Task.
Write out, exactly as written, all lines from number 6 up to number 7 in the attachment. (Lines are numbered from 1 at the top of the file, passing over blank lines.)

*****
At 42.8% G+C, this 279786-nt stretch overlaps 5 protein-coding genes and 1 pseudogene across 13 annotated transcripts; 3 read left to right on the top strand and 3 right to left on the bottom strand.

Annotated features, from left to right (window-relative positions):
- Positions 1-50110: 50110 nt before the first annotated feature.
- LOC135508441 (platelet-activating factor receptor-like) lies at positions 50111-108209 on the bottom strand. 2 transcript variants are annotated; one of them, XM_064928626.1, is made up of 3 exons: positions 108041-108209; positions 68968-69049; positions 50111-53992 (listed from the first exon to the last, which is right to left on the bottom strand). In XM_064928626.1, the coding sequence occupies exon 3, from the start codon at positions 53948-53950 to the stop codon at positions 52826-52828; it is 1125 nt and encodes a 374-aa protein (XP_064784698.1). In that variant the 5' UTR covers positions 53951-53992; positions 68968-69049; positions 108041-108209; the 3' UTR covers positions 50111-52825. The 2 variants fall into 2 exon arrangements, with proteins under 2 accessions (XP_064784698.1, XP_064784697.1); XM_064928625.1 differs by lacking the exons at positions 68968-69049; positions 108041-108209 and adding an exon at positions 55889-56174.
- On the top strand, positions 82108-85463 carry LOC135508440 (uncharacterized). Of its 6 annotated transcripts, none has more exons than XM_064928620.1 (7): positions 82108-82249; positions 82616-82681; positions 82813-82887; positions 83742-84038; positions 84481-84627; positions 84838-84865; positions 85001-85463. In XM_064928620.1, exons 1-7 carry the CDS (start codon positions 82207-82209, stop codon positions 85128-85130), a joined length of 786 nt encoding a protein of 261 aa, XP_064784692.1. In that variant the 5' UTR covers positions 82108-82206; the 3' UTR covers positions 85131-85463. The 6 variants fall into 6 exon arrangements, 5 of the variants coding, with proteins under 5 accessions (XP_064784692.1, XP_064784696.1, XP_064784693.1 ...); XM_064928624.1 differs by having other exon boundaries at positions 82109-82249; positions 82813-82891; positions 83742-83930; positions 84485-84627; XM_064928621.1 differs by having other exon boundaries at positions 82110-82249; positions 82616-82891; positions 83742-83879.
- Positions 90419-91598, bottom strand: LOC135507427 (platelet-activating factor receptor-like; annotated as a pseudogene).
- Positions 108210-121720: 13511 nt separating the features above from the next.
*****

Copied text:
- Positions 90419-91598, bottom strand: LOC135507427 (platelet-activating factor receptor-like; annotated as a pseudogene).
- Positions 108210-121720: 13511 nt separating the features above from the next.